litigation costs (a conscious strategy by them, IMO, evidenced by this
proposal from their friend Redman who also proposed "mediation" by
Harold Winston), I would agree with you. If the issue is survival and
the bequest will make survival real, then that has to come first. The
real issue is litigation costs needlessly incurred due to two board
members.


Basically, the USCF office building in Crossville is worthless because
the mortgage we must pay off is more than the building is worth. The
remaining mortgage is $410,000 and the building in today's real estate
market in an isolated out-of-the-way place with no other structures
around it is worth only $50,000 or at the most $100,000.


Have you had an appraisal done of the Crossville building? If you
haven't, you're talking noting more than speculation.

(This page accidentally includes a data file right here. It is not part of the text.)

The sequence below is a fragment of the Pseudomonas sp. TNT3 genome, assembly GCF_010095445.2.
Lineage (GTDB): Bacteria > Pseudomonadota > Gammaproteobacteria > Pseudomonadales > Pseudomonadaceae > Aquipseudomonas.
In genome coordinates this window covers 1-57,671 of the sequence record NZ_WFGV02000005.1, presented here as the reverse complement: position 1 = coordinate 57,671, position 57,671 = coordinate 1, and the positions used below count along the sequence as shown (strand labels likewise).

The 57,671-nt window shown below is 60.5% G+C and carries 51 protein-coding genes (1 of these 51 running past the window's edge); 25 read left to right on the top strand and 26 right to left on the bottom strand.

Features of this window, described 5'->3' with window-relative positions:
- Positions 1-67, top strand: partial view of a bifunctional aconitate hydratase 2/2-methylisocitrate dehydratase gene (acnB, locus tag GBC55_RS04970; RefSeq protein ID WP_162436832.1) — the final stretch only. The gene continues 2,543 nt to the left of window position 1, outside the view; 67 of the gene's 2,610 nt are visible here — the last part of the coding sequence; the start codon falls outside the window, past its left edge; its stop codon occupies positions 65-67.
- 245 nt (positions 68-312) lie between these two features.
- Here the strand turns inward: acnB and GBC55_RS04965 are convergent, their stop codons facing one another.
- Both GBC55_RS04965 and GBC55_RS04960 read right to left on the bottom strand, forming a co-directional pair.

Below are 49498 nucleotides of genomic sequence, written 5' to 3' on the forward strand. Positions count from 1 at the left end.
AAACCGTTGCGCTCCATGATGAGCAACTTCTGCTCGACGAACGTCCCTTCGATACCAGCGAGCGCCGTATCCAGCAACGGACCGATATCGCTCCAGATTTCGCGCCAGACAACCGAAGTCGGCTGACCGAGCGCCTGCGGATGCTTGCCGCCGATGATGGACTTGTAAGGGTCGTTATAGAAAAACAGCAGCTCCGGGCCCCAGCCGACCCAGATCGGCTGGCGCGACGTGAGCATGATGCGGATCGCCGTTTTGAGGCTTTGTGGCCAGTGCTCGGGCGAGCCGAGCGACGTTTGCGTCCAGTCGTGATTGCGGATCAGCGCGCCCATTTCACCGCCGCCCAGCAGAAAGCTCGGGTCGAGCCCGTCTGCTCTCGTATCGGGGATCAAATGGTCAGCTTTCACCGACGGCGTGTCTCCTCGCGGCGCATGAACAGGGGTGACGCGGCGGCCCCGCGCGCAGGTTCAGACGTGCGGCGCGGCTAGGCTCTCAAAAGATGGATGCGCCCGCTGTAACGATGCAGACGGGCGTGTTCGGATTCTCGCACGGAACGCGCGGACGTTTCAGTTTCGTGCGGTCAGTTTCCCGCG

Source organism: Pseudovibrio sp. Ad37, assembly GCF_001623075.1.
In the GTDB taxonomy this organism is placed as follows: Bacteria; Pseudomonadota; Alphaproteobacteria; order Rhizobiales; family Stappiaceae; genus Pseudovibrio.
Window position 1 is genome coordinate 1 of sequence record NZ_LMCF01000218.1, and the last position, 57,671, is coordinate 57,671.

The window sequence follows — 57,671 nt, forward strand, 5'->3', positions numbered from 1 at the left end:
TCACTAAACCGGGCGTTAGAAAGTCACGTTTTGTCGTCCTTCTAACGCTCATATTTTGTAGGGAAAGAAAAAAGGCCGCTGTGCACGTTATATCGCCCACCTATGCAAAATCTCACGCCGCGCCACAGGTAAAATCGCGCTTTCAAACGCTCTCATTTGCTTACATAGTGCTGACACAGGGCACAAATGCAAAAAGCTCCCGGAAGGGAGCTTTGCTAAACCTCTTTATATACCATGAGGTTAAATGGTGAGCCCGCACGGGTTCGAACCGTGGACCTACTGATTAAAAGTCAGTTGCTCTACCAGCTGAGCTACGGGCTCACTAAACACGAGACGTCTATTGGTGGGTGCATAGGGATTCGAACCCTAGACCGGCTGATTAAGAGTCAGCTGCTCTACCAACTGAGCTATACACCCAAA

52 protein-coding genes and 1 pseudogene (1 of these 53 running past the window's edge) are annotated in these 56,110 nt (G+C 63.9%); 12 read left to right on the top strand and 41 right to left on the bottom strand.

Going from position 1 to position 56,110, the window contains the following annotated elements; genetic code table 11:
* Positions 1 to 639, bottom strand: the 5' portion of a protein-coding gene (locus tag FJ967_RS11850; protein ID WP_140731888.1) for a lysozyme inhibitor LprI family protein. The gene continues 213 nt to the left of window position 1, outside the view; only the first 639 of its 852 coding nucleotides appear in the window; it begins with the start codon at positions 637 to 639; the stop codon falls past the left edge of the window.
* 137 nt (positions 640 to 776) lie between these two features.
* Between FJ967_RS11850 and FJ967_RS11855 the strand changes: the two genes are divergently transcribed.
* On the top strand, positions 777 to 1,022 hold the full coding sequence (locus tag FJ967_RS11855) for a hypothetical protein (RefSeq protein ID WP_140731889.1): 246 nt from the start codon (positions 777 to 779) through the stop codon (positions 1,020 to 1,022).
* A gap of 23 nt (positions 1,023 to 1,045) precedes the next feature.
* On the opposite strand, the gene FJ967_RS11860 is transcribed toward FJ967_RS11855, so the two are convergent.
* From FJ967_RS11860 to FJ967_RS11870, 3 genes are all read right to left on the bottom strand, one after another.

Quinn posted on the USCF Issues Forum that upon examining the mortgage
documents, depending on what type of mortgage it is, we might be able
just to walk away from the building and not owe anything nor be
indebted to the mortgage provider.


If you walk away, meaning don't pay the mortgage, the mortgagor will
foreclose and the property will probably be sold at auction. Any
deficiency will be due and owing by the mortgagee. So forgive my
French, but what the devil are you thinking? On second thought,
consider that a rhetorical question. :-)

So, before we do anything more on this issue, we need to get a hold of
the mortgage documents and see what they say.

Sam Sloan

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Old January 2nd 09, 06:25 PM posted to rec.games.chess.politics,rec.games.chess.misc,alt.chess,alt.accounting,rec.games.chess.computer
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First recorded activity by ChessBanter: May 2006
Posts: 14,870
Default What Is Redman's Real Agenda?

On Jan 2, 1:02*pm, "B. Lafferty" wrote:
samsloan wrote:
On Jan 2, 10:17 am, "B. Lafferty" wrote:
samsloan wrote:
Although I am not exactly on the best of terms with Tim Redman and I
am certainly not his spokesman, I am confident that I can answer this
question for him.
Tim Redman's "Real Agenda" is to do the job entrusted to him by the